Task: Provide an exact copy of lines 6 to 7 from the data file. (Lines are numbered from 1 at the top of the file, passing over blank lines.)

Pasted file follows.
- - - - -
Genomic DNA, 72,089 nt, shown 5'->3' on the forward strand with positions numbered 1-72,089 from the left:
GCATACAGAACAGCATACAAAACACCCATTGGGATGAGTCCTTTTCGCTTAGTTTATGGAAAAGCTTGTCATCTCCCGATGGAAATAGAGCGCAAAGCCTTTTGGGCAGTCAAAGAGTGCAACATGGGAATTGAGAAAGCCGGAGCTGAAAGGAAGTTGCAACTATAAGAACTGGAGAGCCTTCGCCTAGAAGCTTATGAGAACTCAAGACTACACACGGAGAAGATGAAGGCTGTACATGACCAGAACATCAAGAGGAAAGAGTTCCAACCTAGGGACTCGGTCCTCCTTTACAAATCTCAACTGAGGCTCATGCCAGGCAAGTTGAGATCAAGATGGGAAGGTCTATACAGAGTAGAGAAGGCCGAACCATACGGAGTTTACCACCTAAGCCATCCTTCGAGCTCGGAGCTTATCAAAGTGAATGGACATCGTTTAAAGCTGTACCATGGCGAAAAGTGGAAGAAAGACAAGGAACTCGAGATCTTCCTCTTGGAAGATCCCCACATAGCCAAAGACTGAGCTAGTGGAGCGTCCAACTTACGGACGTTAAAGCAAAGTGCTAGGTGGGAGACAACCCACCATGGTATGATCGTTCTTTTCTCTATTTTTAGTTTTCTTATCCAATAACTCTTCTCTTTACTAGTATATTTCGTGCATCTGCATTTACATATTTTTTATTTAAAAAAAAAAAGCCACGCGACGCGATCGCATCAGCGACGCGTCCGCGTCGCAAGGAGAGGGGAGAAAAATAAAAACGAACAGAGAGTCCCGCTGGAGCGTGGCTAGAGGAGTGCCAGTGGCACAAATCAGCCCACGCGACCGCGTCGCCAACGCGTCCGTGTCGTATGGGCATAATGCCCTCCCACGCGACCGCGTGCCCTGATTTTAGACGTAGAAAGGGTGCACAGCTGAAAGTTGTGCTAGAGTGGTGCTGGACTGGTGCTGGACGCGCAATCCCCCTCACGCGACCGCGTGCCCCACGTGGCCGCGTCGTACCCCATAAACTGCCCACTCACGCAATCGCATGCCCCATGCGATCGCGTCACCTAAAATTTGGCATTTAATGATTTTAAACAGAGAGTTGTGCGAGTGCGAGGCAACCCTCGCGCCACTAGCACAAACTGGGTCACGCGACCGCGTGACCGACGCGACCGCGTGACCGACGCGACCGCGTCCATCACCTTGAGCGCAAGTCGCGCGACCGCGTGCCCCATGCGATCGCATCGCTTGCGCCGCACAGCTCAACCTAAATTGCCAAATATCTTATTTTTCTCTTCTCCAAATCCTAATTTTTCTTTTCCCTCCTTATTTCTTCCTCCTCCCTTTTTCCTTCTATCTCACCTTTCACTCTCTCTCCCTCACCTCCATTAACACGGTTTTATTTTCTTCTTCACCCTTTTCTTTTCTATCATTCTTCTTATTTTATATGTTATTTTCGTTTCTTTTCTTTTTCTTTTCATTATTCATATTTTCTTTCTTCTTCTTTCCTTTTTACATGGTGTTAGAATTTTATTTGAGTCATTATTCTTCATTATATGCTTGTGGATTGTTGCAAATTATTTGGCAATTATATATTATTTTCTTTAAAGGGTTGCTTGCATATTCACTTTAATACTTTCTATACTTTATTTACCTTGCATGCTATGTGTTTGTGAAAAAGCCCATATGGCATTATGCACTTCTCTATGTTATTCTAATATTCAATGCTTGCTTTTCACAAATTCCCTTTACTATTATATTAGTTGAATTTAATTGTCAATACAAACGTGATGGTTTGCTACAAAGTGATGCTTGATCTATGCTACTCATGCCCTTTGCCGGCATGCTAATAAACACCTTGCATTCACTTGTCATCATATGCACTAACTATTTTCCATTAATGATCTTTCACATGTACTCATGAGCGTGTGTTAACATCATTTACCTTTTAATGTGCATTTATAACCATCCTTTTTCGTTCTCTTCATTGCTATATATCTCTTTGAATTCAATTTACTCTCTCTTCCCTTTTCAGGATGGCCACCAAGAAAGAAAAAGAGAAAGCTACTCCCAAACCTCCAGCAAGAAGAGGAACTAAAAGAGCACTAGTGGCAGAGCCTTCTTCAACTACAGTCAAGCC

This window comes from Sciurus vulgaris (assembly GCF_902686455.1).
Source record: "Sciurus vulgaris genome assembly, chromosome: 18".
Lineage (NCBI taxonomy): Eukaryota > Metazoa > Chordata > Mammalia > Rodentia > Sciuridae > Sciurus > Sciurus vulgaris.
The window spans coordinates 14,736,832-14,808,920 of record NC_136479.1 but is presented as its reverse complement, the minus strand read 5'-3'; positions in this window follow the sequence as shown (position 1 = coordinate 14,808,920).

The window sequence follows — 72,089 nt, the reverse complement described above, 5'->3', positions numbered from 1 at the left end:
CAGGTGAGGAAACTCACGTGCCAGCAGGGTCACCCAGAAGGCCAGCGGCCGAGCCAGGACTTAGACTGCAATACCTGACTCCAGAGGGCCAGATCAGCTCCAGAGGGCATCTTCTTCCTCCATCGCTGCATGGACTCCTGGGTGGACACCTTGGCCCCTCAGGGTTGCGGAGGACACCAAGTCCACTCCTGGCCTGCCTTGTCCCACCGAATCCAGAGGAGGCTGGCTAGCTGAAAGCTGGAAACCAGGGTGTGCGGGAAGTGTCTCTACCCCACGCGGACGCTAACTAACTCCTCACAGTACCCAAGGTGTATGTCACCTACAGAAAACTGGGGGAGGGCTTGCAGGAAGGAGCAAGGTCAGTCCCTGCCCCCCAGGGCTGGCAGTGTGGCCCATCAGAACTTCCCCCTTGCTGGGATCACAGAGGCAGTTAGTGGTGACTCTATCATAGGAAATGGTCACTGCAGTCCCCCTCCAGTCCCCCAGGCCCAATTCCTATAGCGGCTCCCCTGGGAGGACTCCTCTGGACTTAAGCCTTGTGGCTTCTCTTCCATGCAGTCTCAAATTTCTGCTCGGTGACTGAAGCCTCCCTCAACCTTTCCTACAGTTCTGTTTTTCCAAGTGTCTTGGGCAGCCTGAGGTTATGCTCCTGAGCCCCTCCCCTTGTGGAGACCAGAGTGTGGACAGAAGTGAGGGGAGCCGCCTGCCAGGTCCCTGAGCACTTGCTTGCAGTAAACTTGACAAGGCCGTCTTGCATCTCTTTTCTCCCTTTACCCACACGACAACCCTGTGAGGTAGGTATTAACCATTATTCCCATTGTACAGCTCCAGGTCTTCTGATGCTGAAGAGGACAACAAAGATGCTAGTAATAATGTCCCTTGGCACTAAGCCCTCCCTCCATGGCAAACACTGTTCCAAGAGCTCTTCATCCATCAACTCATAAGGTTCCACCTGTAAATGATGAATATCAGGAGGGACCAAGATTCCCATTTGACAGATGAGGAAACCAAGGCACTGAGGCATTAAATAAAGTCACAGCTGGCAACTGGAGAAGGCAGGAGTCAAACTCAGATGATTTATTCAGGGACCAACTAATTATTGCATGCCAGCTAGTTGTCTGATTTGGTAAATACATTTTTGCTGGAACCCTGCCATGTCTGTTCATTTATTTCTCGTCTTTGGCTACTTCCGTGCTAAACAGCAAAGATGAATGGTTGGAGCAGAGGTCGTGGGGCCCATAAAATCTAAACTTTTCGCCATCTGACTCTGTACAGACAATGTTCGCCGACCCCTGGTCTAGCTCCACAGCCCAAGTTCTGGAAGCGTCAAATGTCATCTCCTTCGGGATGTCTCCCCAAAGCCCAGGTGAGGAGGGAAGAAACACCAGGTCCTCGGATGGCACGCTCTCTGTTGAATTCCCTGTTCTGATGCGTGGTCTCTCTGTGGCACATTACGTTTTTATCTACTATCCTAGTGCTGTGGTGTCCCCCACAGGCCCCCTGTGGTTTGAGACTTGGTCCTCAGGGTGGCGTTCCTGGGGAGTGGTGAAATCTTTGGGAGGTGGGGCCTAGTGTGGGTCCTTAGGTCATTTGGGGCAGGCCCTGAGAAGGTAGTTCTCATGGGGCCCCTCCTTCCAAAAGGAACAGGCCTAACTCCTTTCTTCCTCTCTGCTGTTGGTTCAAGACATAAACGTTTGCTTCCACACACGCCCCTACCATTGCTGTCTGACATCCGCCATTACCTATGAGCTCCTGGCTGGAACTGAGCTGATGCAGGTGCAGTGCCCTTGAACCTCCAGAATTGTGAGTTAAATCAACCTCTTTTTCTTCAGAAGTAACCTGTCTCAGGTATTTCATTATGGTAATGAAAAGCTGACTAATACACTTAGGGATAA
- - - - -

The window spans coordinates 14,736,832-14,808,920 of record NC_136479.1 but is presented as its reverse complement, the minus strand read 5'-3'; positions in this window follow the sequence as shown (position 1 = coordinate 14,808,920).

The window sequence follows — 72,089 nt, the reverse complement described above, 5'->3', positions numbered from 1 at the left end: